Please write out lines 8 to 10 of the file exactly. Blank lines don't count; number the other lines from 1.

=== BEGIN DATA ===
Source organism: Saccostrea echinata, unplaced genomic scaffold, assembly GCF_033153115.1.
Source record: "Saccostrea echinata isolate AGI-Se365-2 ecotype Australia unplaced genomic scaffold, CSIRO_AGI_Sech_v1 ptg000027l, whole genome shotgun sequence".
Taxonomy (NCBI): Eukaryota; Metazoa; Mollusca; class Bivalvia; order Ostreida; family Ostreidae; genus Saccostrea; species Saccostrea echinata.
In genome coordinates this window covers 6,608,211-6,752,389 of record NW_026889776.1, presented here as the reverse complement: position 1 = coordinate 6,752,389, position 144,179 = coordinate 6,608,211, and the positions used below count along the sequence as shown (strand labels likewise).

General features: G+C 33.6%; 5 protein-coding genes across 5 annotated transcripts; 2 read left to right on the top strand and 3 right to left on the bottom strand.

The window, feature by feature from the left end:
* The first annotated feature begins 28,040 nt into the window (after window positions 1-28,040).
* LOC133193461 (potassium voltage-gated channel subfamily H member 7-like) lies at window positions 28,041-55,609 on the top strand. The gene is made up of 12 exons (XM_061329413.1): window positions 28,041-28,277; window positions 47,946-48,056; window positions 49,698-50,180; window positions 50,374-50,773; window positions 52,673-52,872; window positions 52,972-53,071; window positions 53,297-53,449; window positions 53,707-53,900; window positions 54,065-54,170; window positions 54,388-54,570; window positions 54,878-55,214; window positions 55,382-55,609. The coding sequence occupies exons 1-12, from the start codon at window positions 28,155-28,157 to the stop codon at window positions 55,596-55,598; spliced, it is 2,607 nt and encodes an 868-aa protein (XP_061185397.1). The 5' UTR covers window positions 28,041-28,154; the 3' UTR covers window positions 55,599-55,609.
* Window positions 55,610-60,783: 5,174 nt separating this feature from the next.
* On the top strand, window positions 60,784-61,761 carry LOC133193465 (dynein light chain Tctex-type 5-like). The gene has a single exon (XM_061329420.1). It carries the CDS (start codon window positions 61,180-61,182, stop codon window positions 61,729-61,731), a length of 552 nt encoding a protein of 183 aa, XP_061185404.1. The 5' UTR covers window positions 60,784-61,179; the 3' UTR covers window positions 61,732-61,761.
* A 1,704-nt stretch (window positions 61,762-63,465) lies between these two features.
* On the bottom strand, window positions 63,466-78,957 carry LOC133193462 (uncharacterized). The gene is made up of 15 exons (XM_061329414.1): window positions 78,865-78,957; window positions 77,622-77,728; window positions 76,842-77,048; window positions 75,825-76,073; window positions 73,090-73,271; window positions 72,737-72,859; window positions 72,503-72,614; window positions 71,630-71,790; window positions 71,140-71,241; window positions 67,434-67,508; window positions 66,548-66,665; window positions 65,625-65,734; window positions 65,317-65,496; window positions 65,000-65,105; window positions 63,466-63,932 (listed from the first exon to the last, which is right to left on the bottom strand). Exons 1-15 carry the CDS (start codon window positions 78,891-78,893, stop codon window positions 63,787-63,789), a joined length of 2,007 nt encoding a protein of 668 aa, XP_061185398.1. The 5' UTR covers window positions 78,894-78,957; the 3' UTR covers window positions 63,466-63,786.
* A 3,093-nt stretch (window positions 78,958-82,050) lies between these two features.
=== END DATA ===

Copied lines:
* LOC133193461 (potassium voltage-gated channel subfamily H member 7-like) lies at window positions 28,041-55,609 on the top strand. The gene is made up of 12 exons (XM_061329413.1): window positions 28,041-28,277; window positions 47,946-48,056; window positions 49,698-50,180; window positions 50,374-50,773; window positions 52,673-52,872; window positions 52,972-53,071; window positions 53,297-53,449; window positions 53,707-53,900; window positions 54,065-54,170; window positions 54,388-54,570; window positions 54,878-55,214; window positions 55,382-55,609. The coding sequence occupies exons 1-12, from the start codon at window positions 28,155-28,157 to the stop codon at window positions 55,596-55,598; spliced, it is 2,607 nt and encodes an 868-aa protein (XP_061185397.1). The 5' UTR covers window positions 28,041-28,154; the 3' UTR covers window positions 55,599-55,609.
* Window positions 55,610-60,783: 5,174 nt separating this feature from the next.
* On the top strand, window positions 60,784-61,761 carry LOC133193465 (dynein light chain Tctex-type 5-like). The gene has a single exon (XM_061329420.1). It carries the CDS (start codon window positions 61,180-61,182, stop codon window positions 61,729-61,731), a length of 552 nt encoding a protein of 183 aa, XP_061185404.1. The 5' UTR covers window positions 60,784-61,179; the 3' UTR covers window positions 61,732-61,761.